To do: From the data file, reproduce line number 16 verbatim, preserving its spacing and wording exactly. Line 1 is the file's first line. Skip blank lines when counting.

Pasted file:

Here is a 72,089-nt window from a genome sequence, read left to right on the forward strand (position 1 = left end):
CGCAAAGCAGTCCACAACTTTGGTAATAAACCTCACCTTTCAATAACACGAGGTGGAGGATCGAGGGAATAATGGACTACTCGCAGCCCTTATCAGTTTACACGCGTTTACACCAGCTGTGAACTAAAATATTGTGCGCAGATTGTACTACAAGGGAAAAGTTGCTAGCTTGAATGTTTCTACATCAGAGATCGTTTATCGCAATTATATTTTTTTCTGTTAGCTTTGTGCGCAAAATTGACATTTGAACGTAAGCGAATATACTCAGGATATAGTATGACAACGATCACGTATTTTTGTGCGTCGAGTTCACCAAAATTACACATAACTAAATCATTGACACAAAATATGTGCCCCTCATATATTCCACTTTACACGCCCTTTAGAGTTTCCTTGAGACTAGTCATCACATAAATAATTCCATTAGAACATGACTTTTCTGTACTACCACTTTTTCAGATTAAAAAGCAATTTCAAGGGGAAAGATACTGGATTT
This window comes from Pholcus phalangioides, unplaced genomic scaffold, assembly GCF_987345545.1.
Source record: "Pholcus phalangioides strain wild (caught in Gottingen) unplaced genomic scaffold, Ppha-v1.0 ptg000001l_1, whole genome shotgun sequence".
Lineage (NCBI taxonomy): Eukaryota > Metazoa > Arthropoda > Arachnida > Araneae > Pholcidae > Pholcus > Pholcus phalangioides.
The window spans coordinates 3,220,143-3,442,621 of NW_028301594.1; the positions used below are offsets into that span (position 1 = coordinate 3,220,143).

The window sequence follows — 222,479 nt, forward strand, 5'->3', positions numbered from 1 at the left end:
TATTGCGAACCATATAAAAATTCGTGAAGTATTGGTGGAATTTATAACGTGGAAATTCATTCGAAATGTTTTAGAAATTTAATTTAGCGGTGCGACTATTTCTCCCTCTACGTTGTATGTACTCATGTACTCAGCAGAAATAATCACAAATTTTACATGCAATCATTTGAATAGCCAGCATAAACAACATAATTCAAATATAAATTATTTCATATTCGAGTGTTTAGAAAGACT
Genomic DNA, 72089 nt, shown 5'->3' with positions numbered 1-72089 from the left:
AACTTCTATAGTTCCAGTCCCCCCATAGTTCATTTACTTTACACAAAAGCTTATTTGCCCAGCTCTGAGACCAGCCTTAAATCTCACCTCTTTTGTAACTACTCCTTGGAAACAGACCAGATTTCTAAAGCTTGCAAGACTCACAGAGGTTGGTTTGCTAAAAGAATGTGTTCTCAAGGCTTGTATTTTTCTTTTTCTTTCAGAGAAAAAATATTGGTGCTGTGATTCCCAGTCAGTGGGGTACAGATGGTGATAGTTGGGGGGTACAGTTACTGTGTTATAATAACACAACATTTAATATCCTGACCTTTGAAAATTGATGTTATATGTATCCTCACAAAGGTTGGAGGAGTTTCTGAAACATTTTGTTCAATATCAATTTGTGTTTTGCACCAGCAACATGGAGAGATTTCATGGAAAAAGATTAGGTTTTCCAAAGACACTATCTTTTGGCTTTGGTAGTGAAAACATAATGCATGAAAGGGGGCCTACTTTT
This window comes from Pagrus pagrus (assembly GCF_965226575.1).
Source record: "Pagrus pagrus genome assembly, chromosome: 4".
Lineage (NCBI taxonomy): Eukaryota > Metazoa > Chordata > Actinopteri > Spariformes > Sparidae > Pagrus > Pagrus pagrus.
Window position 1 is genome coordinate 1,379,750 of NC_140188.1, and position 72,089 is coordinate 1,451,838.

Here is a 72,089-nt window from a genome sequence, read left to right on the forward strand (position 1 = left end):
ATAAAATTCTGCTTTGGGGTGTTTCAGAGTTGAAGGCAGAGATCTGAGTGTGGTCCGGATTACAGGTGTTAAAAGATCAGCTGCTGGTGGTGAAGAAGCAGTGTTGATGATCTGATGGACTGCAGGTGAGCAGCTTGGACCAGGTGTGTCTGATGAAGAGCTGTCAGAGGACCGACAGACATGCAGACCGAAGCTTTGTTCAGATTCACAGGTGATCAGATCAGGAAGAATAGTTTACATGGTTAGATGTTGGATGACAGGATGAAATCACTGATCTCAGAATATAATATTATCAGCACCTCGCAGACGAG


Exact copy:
ATAAAATTCTGCTTTGGGGTGTTTCAGAGTTGAAGGCAGAGATCTGAGTGTGGTCCGGATTACAGGTGTTAAAAGATCAGCTGCTGGTGGTGAAGAAGCAGTGTTGATGATCTGATGGACTGCAGGTGAGCAGCTTGGACCAGGTGTGTCTGATGAAGAGCTGTCAGAGGACCGACAGACATGCAGACCGAAGCTTTGTTCAGATTCACAGGTGATCAGATCAGGAAGAATAGTTTACATGGTTAGATGTTGGATGACAGGATGAAATCACTGATCTCAGAATATAATATTATCAGCACCTCGCAGACGAG